The Tech-giant has successfully launched an open-source PathAuditor tool for developers that will guide them in detecting files, accesses, and logs potential vulnerabilities by auditing libc functions.
PathAuditor is a shared library that can be loaded into processes using LD-PRELOAD, thereafter attaches itself to all file access related libc functions and verifies if the access is secure.
“The vulnerability exists in syscalls that operate on file paths, such as open, rename, chmod, or exec.”
The aforementioned statement by Google Security Blog indicated the presence of vulnerabilities in the system calls associated with file and directory paths.
The Google blog post also mentioned that
“we traverse the path and check if any component could be replaced by an unprivileged user, for example if a directory is user-writable. If we detect such a pattern, we log it to syslog for manual analysis.”
It also states that the attacker can create a path substitute through a symlink attack, where an attacker creates a temporary folder from the user server directory to root server directory and tries to execute malicious commands and access sensitive files with root-level privileges. The Google PathAuditor provides automatic analysis that detects such unusual path patterns and provides as much as information for further investigations. Thus, saves time and effort for manual analysis.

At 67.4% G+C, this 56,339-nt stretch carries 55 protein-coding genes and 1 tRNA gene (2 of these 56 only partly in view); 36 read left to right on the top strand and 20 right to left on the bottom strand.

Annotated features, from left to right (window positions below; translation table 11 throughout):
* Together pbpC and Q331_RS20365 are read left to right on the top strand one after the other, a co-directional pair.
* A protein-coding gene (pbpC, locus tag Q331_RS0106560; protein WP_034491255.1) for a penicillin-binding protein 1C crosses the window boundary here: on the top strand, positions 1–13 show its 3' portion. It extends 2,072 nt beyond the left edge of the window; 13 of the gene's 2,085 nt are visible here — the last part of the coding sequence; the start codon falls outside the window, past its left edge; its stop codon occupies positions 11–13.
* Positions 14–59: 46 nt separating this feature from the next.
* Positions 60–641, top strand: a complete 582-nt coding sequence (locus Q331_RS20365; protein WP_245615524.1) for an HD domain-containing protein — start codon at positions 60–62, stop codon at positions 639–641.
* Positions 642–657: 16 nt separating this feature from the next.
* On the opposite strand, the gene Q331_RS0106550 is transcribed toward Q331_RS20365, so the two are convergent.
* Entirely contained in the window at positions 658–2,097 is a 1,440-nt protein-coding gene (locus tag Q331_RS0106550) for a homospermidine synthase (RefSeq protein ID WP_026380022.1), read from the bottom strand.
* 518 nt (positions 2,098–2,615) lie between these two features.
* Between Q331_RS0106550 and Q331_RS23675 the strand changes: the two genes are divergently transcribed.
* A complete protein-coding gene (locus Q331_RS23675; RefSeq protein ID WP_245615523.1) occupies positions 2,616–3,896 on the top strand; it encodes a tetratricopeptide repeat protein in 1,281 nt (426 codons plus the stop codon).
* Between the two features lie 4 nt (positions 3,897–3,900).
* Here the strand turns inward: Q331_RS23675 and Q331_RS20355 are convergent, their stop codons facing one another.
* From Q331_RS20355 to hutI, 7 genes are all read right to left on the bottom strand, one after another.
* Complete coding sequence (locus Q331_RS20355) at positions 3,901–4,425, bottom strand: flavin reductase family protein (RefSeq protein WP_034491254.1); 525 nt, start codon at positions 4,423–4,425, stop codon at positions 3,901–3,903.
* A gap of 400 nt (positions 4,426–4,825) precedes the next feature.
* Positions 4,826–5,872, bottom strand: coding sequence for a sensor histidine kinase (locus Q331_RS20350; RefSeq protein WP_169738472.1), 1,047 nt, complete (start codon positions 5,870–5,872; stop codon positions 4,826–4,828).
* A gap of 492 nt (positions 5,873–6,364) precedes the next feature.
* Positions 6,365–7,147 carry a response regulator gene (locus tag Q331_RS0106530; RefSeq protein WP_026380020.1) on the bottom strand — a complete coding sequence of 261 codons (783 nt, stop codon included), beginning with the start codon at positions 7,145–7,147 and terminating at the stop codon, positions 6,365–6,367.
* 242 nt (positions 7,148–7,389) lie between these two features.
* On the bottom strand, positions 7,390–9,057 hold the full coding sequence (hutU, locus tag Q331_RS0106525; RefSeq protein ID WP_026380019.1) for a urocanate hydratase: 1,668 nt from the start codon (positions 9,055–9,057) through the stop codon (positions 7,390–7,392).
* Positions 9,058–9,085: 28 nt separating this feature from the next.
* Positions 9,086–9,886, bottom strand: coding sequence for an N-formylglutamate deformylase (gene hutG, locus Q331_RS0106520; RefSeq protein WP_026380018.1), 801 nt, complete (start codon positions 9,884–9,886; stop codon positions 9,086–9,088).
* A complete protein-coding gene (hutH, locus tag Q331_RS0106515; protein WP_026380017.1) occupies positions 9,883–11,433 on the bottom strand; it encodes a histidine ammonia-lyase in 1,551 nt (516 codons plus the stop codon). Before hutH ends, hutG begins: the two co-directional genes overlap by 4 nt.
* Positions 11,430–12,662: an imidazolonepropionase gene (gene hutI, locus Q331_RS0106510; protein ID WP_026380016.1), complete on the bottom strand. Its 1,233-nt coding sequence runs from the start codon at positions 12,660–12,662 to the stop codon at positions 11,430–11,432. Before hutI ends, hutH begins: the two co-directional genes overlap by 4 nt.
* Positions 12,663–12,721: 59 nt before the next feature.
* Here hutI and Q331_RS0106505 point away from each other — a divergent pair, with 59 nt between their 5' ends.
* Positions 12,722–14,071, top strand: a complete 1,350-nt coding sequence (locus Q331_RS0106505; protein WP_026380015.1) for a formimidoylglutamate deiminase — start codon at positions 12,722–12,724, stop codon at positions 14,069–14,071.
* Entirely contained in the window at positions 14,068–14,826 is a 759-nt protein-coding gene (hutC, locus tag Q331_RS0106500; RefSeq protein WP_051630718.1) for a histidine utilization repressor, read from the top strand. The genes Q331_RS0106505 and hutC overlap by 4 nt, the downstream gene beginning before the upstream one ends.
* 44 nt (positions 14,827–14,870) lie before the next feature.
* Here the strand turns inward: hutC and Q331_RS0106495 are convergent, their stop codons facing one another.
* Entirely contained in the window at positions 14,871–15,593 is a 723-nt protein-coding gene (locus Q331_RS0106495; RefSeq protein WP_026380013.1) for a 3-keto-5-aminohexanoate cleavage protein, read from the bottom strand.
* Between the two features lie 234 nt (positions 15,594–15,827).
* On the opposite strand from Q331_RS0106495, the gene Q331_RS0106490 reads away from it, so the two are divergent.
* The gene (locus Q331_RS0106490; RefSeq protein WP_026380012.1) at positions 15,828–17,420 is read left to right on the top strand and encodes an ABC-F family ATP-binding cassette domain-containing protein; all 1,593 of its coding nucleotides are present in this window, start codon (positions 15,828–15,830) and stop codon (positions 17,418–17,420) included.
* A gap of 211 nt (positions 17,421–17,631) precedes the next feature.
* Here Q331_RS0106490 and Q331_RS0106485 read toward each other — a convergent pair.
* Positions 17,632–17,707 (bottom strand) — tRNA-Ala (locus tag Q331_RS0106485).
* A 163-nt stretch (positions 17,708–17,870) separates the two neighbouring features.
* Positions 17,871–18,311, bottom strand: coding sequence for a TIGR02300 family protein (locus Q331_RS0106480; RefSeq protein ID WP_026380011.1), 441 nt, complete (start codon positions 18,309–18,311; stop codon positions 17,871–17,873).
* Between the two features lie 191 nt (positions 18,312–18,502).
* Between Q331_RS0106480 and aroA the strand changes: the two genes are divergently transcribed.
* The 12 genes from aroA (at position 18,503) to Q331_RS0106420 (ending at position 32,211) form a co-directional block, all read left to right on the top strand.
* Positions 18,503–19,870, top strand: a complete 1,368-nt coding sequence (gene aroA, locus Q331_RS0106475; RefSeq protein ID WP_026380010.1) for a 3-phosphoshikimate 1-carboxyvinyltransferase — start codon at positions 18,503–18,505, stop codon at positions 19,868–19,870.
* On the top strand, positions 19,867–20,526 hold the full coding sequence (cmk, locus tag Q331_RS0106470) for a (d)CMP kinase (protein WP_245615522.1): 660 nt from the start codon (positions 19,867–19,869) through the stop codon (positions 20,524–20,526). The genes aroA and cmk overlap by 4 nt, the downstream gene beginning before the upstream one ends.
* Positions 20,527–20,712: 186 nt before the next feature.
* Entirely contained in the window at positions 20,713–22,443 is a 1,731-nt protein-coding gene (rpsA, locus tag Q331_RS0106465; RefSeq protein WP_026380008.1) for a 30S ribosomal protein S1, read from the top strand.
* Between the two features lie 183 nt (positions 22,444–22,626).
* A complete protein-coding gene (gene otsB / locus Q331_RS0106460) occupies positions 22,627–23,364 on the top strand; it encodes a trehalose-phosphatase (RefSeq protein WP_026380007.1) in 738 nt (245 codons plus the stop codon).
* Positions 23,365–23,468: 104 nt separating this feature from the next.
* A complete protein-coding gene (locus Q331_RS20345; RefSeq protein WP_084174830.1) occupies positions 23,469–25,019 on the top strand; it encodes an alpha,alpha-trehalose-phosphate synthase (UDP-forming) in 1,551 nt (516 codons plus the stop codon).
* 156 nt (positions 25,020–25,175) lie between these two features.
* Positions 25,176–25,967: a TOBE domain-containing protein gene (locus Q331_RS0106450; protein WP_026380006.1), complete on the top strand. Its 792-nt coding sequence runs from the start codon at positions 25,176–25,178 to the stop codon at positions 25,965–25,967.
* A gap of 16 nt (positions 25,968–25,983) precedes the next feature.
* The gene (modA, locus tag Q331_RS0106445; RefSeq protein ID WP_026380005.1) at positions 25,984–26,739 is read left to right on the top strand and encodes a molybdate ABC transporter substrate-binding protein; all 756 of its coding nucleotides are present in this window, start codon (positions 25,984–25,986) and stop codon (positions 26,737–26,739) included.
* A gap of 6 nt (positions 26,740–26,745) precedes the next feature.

The PathAuditor has been proven to be successful at Google and they are happy to share it with the community. The source code is available at Github – PathAuditor, along with an example explaining the vulnerability as well.
Google concluded the release post mentioning
“The project is still in the early stages and we are actively working on it. We look forward to hearing about any vulnerabilities you discover with the tool, and hope to see pull requests with further improvements.”
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